What is mesenteric ischemia?
Mesenteric ischemia is decreased or blocked blood flow to your intestine.
Ischemia means poor blood supply.
The main arteries that carry blood and oxygen to your intestines are called the mesenteric arteries. When your intestines do not get enough blood and oxygen, you may have severe abdominal pain.
If blood flow decreases too much, your intestines can stop working and start to die. This is a medical emergency.
What causes mesenteric ischemia?
There are 2 types of mesenteric ischemia:
Chronic mesenteric ischemia occurs when plaque builds up inside the walls of your mesenteric arteries. This is called atherosclerosis, or hardening of the arteries. As plaque builds, it starts to block blood flow through your artery.
This type of ischemia may come and go for a while, and then become constant.
Acute mesenteric ischemia is a constant and severe decrease in blood flow.
A blood clot that forms in the heart and then breaks free and blocks the mesenteric arteries often causes this condition.
Who is at risk for mesenteric ischemia?
Risk factors for mesenteric ischemia include:
- Older age
- Low blood pressure
- High blood pressure
- Heart disease, including coronary artery disease, heart failure, heart valve disease, atrial fibrillation
- High cholesterol and triglycerides in the blood
- Cigarette smoke
- Blood that easily clots
- Inflammatory conditions such as pancreatitis and diverticulitis
- Rheumatologic conditions called vasculitis
- Kidney failure
- Decompression sickness, a deep water diving injury
- Recent heart attack
- Recent catheter studies of the blood vessels
- Use of cocaine
What are the symptoms of mesenteric ischemia?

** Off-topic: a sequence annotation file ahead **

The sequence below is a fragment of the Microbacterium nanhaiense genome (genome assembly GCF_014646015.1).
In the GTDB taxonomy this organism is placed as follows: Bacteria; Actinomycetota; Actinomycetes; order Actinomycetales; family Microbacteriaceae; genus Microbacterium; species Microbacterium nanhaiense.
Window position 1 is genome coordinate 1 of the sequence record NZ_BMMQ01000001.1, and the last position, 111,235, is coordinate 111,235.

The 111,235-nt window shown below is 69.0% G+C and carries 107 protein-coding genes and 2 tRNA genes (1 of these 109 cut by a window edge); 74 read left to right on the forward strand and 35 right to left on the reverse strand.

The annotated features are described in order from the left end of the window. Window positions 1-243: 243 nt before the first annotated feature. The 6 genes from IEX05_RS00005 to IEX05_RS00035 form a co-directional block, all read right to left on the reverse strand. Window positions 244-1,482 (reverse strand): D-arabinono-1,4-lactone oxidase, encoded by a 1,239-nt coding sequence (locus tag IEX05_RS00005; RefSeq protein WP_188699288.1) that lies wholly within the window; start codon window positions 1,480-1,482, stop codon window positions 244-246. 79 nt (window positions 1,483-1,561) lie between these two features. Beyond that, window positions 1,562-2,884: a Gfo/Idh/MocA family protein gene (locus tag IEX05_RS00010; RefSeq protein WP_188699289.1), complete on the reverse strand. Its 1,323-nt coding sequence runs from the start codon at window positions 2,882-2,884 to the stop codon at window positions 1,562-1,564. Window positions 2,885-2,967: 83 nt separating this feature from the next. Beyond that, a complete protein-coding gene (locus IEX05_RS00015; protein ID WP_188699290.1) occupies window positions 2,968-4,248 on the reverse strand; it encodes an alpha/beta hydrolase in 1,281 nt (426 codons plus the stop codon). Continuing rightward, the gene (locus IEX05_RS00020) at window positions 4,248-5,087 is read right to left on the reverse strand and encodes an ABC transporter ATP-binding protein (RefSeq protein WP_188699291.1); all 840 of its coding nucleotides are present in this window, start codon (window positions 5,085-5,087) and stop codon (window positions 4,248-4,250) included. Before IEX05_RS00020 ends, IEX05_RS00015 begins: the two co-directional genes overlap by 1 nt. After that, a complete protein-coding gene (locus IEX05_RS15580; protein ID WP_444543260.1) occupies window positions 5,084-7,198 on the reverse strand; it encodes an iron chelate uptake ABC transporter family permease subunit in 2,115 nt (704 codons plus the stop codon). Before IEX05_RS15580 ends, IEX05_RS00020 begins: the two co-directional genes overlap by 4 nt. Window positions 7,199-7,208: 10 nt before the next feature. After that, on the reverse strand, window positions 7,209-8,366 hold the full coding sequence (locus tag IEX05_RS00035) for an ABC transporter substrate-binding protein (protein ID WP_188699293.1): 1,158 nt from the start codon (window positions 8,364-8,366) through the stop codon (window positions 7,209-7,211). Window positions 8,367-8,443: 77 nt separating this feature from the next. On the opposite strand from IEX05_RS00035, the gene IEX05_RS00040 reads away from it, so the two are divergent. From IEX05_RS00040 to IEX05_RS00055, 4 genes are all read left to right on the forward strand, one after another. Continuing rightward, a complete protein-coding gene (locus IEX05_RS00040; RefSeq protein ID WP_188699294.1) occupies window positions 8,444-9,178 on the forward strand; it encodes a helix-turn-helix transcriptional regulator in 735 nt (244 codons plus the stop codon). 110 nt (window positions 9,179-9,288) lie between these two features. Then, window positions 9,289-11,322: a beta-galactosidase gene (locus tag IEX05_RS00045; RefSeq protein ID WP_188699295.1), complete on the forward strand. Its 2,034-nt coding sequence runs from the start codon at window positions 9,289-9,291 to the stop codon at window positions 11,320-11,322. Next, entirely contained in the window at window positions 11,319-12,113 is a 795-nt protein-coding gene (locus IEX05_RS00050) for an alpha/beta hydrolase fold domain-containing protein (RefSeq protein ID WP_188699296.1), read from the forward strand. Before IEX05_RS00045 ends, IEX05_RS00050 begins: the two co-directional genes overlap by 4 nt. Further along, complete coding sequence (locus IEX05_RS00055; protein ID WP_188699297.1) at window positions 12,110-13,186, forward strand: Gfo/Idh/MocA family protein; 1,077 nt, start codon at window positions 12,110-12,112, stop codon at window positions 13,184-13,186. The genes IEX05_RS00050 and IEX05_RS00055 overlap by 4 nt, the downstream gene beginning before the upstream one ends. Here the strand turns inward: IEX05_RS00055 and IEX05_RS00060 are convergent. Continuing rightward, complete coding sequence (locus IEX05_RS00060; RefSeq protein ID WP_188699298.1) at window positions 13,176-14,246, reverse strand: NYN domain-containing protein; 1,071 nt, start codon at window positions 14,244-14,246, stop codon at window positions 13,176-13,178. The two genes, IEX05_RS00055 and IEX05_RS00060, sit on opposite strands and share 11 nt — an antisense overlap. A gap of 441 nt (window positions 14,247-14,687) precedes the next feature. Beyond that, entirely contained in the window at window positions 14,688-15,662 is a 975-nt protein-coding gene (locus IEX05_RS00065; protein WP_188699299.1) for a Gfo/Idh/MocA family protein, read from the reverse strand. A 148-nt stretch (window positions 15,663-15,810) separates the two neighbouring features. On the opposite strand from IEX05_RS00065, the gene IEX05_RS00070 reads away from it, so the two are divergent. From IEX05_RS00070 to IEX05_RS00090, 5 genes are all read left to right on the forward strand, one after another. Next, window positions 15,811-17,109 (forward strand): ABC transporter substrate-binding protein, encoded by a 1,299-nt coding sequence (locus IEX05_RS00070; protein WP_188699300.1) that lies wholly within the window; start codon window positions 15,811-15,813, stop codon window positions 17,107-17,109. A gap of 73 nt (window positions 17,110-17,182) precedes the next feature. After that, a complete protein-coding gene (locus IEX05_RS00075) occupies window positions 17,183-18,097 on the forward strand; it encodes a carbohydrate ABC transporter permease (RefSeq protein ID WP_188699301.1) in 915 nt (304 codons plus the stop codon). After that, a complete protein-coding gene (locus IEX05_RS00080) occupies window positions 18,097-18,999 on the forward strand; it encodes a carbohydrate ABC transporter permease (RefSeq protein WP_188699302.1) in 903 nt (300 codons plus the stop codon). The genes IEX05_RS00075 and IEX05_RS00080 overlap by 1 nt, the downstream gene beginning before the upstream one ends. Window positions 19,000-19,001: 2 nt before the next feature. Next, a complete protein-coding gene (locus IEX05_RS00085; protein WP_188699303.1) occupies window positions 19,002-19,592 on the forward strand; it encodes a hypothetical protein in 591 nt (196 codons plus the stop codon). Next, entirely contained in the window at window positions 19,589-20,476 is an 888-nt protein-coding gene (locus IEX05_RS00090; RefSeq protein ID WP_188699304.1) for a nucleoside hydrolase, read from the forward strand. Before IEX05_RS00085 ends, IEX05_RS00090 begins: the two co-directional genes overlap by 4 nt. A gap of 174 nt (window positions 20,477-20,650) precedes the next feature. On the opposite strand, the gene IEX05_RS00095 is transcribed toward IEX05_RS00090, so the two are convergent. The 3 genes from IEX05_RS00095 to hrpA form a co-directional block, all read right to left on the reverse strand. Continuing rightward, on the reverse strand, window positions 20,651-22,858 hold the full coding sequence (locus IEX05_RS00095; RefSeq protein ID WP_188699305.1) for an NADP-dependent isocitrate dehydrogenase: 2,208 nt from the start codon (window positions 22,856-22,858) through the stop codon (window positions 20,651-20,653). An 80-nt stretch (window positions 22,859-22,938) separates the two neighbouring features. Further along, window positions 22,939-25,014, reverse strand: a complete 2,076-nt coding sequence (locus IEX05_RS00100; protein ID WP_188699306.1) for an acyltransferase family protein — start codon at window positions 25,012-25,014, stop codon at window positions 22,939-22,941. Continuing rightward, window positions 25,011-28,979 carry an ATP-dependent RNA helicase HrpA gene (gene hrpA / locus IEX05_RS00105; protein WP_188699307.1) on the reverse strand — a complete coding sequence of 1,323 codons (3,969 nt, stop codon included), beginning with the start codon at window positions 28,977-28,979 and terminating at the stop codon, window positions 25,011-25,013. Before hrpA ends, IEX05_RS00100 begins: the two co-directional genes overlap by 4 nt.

The main symptom of this condition is severe abdominal pain.
The pain is usually in the middle or upper part of the abdomen at first, and then generalizes. If chronic, the pain usually starts within an hour after eating. It may last for an hour or more.
People who have this type of pain may not eat and start to lose weight. Pain in acute mesenteric ischemia starts suddenly and continues, and is usually extremely severe.
Other symptoms include:
- Rectal bleeding
Later symptoms include:
- Low blood pressure
- Severe infection
How is mesenteric ischemia diagnosed?
Diagnosing this condition starts with a history and physical exam.
Your healthcare provider will check your abdomen and ask you about your pain. He or she will also ask about any history of smoking, heart disease, or high cholesterol.
Tests that may be done to diagnose the disease include:
- Angiography. For this test, a long, thin tube called a catheter is inserted into an artery in the groin. It’s then threaded into the mesenteric arteries. Dye that shows up on X-rays is injected and images are taken. Once the blockage is found, treatment may be done through the catheter.
- CT angiography. This test is similar to angiography but uses 3-Dimages guided by a computer.
- MR angiography. This test is similar to other types of angiography, but the 3-Dimages are created using a computer and radio waves.
- Doppler ultrasound. This test uses sound waves to create images of blood vessels to see whether blood is flowing through them.
- Blood tests. Tests that measure the number of white blood cells and the level of acidity in the blood may help
- Abdominal Aortic Aneurysms (AAA)
- Aortoiliac Occlusive Disease
- Carotid Artery Disease - Stroke
- Hemodialysis Access
- Iliofemoral Deep Vein Thrombosis
- Mesenteric Ischemia
- Non-Salvageable Extremity (Amputation)
- Peripheral Arterial Disease (PAD)
- Renovascular Disease (RVD)
- Venous Disease (Advanced Vein Treatments)
- Venous Insufficiency, Varicose Veins
- Venous Thromboembolism (VTE)
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